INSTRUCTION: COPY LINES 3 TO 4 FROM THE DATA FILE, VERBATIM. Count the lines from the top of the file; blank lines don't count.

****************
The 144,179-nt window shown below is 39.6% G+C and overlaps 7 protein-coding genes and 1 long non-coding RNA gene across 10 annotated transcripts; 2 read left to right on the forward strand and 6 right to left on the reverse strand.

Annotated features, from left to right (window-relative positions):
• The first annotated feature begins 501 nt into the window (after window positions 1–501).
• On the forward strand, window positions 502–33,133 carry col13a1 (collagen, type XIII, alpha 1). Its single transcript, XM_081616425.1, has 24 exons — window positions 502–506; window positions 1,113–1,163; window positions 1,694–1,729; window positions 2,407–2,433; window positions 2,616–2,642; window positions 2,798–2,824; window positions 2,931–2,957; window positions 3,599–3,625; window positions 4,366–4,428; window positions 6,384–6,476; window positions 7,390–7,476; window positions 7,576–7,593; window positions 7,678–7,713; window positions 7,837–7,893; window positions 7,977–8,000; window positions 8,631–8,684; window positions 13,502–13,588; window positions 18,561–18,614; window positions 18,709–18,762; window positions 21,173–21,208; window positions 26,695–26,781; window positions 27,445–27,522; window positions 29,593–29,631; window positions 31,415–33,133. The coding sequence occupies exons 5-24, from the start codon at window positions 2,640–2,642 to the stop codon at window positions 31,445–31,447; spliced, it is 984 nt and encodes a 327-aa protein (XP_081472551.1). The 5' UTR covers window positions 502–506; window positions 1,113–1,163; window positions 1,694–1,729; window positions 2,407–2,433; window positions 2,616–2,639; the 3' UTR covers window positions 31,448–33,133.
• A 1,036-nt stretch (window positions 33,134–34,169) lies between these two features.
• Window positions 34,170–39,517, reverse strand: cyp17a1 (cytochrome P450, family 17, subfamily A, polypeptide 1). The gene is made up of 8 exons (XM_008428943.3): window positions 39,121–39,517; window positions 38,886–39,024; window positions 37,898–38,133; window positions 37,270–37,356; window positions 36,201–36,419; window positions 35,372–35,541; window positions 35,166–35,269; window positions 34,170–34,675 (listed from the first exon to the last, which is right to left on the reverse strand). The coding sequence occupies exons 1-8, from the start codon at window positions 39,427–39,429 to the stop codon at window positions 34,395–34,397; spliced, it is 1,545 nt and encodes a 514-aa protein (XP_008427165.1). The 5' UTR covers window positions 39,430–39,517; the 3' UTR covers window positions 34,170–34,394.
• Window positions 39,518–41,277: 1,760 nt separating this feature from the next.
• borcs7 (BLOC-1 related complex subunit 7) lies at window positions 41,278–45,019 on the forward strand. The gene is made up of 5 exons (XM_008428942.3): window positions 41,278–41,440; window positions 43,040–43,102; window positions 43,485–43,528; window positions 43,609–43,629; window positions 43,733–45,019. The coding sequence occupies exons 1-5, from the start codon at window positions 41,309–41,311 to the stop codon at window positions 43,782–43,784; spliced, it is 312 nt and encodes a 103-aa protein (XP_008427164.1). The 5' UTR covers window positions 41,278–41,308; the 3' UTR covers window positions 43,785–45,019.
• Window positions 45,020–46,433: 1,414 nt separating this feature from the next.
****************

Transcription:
• The first annotated feature begins 501 nt into the window (after window positions 1–501).
• On the forward strand, window positions 502–33,133 carry col13a1 (collagen, type XIII, alpha 1). Its single transcript, XM_081616425.1, has 24 exons — window positions 502–506; window positions 1,113–1,163; window positions 1,694–1,729; window positions 2,407–2,433; window positions 2,616–2,642; window positions 2,798–2,824; window positions 2,931–2,957; window positions 3,599–3,625; window positions 4,366–4,428; window positions 6,384–6,476; window positions 7,390–7,476; window positions 7,576–7,593; window positions 7,678–7,713; window positions 7,837–7,893; window positions 7,977–8,000; window positions 8,631–8,684; window positions 13,502–13,588; window positions 18,561–18,614; window positions 18,709–18,762; window positions 21,173–21,208; window positions 26,695–26,781; window positions 27,445–27,522; window positions 29,593–29,631; window positions 31,415–33,133. The coding sequence occupies exons 5-24, from the start codon at window positions 2,640–2,642 to the stop codon at window positions 31,445–31,447; spliced, it is 984 nt and encodes a 327-aa protein (XP_081472551.1). The 5' UTR covers window positions 502–506; window positions 1,113–1,163; window positions 1,694–1,729; window positions 2,407–2,433; window positions 2,616–2,639; the 3' UTR covers window positions 31,448–33,133.